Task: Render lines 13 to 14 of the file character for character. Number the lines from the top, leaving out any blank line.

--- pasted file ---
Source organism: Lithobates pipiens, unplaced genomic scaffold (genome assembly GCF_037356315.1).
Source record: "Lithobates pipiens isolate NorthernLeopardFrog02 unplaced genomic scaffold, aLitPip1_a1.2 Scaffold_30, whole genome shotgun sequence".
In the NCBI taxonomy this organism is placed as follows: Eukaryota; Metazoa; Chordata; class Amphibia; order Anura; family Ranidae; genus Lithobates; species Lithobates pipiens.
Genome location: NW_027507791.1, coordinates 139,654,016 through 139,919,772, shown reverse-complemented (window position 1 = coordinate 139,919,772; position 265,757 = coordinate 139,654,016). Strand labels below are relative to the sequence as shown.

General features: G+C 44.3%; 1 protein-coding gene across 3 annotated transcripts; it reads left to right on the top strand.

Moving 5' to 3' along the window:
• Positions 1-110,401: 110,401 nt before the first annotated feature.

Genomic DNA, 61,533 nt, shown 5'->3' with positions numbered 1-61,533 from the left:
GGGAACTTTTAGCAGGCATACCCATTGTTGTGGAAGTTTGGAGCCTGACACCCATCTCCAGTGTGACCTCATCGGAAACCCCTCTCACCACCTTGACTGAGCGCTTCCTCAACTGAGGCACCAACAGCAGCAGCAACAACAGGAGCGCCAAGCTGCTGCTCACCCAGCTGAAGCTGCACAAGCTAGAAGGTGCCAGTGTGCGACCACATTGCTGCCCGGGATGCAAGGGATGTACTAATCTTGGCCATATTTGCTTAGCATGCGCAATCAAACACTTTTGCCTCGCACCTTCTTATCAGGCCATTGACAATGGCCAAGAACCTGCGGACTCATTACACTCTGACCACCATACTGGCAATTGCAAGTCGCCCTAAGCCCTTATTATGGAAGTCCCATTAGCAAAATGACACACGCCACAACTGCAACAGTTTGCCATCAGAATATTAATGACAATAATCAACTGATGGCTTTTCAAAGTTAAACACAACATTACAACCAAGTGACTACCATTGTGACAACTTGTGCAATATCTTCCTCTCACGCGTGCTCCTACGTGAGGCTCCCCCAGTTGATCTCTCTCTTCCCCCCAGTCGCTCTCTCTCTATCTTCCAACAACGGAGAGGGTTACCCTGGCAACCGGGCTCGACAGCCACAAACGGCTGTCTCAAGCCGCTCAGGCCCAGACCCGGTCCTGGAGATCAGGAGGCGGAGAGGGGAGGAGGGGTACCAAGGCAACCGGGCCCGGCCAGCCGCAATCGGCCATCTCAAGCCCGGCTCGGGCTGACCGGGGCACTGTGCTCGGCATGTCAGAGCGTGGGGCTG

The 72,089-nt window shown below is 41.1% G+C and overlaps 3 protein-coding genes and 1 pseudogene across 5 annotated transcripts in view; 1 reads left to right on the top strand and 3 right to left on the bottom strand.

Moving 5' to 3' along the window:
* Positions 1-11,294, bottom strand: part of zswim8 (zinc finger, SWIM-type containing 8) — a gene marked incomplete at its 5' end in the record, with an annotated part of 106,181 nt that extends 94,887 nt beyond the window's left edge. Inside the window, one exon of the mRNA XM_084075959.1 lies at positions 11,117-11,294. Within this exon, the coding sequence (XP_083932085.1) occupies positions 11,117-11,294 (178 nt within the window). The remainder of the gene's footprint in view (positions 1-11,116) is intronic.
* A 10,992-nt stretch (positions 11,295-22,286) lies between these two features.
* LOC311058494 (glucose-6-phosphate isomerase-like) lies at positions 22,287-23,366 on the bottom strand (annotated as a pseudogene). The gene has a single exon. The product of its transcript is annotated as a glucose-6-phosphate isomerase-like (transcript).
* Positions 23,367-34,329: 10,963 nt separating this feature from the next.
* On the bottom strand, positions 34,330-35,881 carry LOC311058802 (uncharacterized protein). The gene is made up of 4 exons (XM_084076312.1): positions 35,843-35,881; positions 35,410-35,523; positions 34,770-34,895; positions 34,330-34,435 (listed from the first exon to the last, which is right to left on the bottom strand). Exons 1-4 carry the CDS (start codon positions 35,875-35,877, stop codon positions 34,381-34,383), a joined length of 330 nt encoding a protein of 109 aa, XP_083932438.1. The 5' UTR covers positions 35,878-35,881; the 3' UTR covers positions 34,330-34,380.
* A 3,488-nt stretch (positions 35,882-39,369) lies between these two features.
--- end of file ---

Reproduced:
* A 10,992-nt stretch (positions 11,295-22,286) lies between these two features.
* LOC311058494 (glucose-6-phosphate isomerase-like) lies at positions 22,287-23,366 on the bottom strand (annotated as a pseudogene). The gene has a single exon. The product of its transcript is annotated as a glucose-6-phosphate isomerase-like (transcript).